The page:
We interviewed Madaew for her take on trash-to-couture sustainability. 

Growing up, how did you discover your love for fashion?

Madaew: When I was young, I loved going to the barber’s to get my hair cut, and I would always flip through the magazines at the barber shop to look at the beautiful dresses the models would wear. The fashion magazines helped me awaken my interest in style and fashion, and the beautiful styles are creative inspiration for my work today in upcycling trash-to-couture.

Are there any designers you look up to? 

Madaew: I love Issey Miyake’s designs. His designs are so effortlessly smooth, but it shows a quiet luxury and expensive taste which I’m really inspired by. His style also has very uber-modern influences, and I like having that avant-garde edge in my designs. I’m also inspired by the way he uses pleats in his styling, and I try to include that in my work as well.

How do you hope to educate consumers about recycling and upcycling?

Madaew: I always say, sustainability and recycling are about beauty and making things beautiful. Beauty is our value, and everyone can be beautiful wearing fast fashion. But I believe the lasting beauty in taking care of nature and in the way we use our resources is more valuable than the outfits we wear. And it’s more than that, as upcycling will make us beautiful as well and we can help the world be better.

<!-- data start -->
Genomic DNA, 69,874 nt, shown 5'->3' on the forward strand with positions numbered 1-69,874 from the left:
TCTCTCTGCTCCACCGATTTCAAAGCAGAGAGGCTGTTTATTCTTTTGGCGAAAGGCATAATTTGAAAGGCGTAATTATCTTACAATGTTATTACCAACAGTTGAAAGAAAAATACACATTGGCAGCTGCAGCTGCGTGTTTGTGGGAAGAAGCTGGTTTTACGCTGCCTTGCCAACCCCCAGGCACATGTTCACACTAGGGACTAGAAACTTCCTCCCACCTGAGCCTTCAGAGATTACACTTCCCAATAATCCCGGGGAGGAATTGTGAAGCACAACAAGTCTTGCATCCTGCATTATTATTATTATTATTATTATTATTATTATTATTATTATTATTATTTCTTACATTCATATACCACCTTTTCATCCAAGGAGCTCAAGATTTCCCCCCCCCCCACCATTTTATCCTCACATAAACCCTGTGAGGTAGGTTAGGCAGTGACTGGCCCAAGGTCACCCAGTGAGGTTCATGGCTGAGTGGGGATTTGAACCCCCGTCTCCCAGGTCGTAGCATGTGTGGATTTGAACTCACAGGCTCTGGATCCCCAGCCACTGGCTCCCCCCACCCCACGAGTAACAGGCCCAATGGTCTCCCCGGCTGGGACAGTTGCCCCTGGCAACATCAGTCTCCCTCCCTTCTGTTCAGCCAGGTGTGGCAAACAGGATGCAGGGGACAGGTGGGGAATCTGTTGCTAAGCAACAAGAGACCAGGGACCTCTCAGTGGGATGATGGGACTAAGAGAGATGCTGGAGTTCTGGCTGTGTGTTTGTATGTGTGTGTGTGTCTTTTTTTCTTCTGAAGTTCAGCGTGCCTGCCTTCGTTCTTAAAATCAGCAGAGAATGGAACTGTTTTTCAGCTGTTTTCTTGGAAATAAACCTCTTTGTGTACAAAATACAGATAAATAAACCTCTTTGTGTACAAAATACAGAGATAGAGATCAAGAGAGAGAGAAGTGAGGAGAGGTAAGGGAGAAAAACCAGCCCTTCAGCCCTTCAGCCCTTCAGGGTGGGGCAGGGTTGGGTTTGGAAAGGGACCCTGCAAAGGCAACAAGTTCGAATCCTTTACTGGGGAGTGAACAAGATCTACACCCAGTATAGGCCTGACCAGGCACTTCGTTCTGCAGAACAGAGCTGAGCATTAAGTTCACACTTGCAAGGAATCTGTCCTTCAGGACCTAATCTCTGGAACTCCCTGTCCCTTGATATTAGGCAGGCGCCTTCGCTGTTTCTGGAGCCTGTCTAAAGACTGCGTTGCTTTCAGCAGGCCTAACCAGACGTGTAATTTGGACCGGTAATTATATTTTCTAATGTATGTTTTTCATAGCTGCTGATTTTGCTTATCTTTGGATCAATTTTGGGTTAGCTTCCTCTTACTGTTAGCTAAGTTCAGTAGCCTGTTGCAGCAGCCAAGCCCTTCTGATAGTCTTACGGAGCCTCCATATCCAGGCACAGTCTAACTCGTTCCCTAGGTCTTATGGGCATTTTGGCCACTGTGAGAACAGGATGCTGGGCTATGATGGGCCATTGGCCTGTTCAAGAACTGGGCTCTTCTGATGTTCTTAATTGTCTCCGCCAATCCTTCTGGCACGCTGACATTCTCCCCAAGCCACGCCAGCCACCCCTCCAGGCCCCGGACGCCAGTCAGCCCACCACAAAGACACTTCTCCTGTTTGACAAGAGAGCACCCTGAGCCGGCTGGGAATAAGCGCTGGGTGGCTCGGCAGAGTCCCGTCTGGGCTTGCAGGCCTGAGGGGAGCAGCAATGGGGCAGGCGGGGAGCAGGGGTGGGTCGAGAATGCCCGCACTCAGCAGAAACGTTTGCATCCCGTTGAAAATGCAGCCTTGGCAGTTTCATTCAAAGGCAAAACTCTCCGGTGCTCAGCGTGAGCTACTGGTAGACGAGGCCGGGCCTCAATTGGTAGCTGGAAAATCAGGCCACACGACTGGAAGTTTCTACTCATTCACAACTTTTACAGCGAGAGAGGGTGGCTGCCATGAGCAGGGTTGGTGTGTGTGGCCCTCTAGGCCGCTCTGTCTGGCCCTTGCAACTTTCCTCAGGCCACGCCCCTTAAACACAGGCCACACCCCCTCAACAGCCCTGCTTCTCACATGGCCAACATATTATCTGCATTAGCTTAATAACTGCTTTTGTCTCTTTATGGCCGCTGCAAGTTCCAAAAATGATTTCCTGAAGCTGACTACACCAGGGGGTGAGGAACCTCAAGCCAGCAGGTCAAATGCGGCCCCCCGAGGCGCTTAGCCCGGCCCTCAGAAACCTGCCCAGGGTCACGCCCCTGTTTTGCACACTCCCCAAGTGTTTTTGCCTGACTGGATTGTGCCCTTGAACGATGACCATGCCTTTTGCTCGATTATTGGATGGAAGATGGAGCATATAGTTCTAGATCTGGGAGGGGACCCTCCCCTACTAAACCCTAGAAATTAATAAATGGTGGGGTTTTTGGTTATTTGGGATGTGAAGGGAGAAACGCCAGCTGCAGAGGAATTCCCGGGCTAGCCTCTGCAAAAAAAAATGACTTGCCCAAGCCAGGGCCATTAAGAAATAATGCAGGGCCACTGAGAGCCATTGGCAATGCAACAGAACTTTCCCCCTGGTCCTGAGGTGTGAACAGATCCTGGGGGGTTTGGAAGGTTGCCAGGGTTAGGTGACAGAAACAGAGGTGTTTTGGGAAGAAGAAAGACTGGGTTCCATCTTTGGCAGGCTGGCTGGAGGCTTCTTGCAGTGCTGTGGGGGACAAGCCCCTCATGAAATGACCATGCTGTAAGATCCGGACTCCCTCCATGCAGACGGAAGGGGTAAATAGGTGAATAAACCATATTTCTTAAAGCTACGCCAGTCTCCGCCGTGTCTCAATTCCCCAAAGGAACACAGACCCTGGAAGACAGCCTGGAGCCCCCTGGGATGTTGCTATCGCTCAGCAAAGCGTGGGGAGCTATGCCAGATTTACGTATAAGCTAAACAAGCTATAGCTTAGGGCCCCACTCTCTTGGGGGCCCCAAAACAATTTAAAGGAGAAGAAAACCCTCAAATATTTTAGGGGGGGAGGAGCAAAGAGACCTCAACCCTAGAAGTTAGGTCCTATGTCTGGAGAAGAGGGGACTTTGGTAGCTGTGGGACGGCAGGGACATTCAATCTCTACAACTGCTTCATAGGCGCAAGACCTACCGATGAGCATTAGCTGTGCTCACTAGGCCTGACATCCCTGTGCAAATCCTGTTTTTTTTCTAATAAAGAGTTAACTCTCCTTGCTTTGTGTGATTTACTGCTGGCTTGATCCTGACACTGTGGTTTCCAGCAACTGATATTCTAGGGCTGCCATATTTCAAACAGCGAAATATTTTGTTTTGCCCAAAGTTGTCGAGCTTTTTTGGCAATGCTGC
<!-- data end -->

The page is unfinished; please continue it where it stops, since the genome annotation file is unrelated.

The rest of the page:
What are some of your favourite looks you’ve created? 

Madaew: I don’t have favourites, because I love everything I do. Even when I was young and I didn’t have the money to buy expensive fabrics to make beautiful dresses, I would walk around my hometown to see what is there, and take my inspiration from the things around me. What is around you, or what may seem to others as “trash” can still be beautiful, as long as you put your creativity into it, and come up with exciting ideas to make it look unique.

Are there any looks you hope to create in the future that you have not attempted yet?